This series consists of talks in areas where gravity is the main driver behind interesting or peculiar phenomena, from astrophysics to gravity in higher dimensions.
Our current definition of what a black hole is relies heavily on the assumption that there exists a finite maximum speed of propagation for any signal. Indeed, one is tempted to think that the notion of a black hole has no place in a world with infinitely fast signal propagation. I will use concrete examples from Lorentz-violating gravity theories to demonstrate that this naive expectation is not necessarily true.
A geometric inequality in General Relativity relates quantities that have both a physical interpretation and a geometrical definition. It is well known that the parameters that characterize the Kerr-Newman black hole (angular momentum, charge, mass and horizon area) satisfy several important geometric inequalities. Remarkably enough, some of these inequalities also hold for dynamical black holes. This kind of inequalities, which are valid in the dynamical and strong field regime, play an important role in the characterization of the gravitational collapse.
The talk will summarize some results relating to clarifying the physical significance of the characteristic structure of the Weyl curvature tensor, and proposals for its utilization. I will begin by showing how null force-free or vacuum electrodynamic solutions experience reduced scattering by propagating along the principal null directions (GPNDs) of the spacetime, as if they were the flatter directions of the curvature tensor.
In the last few years the possibility of constraining dark matter with astrophysical observations of compact objects, such as white dwarfs, neutron stars and black holes, has been explored. The ultra-high density interior of neutron stars and the strong-curvature regions near massive black holes make these objects unique laboratories to test weakly-interacting particles.
We argue that the infinite-dimensional BMS symmetry discovered by Bondi et. al in the 60s provides an exact symmetry of the quantum gravity S-matrix. The Ward identity of this symmetry is shown to be precisely Weinberg's soft graviton theorem, also discovered in the 60s. A parallel infinite-dimensional symmetry is found to be generated in nonabelian gauge theories by gauge transformations which go to an angle-dependent finite constant at null infinity. The Ward identity of this symmetry is shown to be the soft gluon theorem.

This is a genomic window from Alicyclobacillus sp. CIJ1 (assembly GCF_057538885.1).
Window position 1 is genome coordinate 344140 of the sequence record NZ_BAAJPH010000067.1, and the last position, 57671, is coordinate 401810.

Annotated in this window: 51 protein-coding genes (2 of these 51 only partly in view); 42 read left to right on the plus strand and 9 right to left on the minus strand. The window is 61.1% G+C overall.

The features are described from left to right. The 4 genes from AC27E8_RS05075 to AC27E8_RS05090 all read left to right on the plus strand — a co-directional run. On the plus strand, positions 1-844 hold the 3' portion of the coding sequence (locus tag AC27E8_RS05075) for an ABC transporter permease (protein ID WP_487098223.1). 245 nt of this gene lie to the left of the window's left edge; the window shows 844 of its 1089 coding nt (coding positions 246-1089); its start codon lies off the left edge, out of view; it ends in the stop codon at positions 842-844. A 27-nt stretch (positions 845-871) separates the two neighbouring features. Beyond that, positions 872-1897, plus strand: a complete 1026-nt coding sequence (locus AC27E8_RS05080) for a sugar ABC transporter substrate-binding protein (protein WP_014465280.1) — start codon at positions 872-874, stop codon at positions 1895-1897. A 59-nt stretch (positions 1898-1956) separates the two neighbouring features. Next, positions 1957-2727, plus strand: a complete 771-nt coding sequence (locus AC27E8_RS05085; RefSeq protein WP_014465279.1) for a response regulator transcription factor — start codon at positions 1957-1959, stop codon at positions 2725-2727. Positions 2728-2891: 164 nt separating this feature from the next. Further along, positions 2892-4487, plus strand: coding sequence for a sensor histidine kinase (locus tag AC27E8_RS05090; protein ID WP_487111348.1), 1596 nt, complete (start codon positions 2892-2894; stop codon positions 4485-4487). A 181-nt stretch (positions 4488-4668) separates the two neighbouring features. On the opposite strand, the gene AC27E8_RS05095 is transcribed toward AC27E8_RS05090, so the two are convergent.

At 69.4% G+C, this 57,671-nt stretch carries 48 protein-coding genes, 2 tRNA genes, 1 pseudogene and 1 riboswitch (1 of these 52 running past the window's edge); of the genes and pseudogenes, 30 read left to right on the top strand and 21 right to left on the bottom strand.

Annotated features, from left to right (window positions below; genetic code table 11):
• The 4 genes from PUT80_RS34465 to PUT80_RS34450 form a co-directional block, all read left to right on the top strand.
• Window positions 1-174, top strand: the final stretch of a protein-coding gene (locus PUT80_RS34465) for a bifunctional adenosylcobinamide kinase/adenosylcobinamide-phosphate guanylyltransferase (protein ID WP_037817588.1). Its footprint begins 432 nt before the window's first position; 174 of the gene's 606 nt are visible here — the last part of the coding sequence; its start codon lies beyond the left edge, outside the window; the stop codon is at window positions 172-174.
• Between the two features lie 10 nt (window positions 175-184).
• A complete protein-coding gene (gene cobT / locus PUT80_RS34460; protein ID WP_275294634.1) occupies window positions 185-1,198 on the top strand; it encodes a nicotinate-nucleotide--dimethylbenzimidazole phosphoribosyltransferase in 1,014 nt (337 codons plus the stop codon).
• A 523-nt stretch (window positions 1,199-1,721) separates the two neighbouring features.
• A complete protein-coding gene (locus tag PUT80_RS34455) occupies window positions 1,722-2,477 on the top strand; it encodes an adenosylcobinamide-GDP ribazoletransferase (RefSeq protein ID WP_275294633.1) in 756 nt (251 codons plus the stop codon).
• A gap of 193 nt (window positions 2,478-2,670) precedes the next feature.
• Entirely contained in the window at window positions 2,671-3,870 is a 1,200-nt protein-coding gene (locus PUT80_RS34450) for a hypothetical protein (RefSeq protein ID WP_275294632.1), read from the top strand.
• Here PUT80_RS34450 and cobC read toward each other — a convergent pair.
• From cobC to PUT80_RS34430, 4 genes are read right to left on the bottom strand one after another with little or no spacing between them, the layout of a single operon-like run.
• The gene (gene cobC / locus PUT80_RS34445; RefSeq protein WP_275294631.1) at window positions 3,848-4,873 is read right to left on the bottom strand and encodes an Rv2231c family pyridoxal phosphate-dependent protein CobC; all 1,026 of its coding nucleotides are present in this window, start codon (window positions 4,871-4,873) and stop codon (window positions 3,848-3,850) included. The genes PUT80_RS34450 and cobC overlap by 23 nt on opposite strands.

Horava's proposal to use Lifshitz propagators for gravitons above certain energy scales may provide a viable theory of quantum gravity without further need of UV completion. In my talk, I will address the question of whether the complete lack of Lorentz invariance above a certain energy scale is a big problem for any realistic construction. I will argue that it is not, provided that the onset of Lifshitz scaling for gravitons occurs at momentum scale much lower than the Planck mass.
The equation of state of matter at and above nuclear densities remains a major theoretically uncertain prediction of QCD. Observations of the mass-radius relationship of neutron stars constrain, and can directly measure, the dense matter equation of state. I will discuss how measurements of neutron star radii have already constrained the dEOS, and how future work will directly measure the dEOS, providing an important constraint on models of the strong force.
The motivation of this seminar is to understand the thermalisation of heavy ion collisions using AdS/CFT. These collisions can be modelled as colliding planar gravitational shock waves. This gives rise to rich and interesting dynamics; wide shocks come to a full stop and expand hydrodynamically, as was previously found by Chesler and Yaffe. High energy collisions (corresponding to thin shocks) pass through each other, after which a plasma forms in the middle, within a proper time 1/T, with T the local temperature at that time.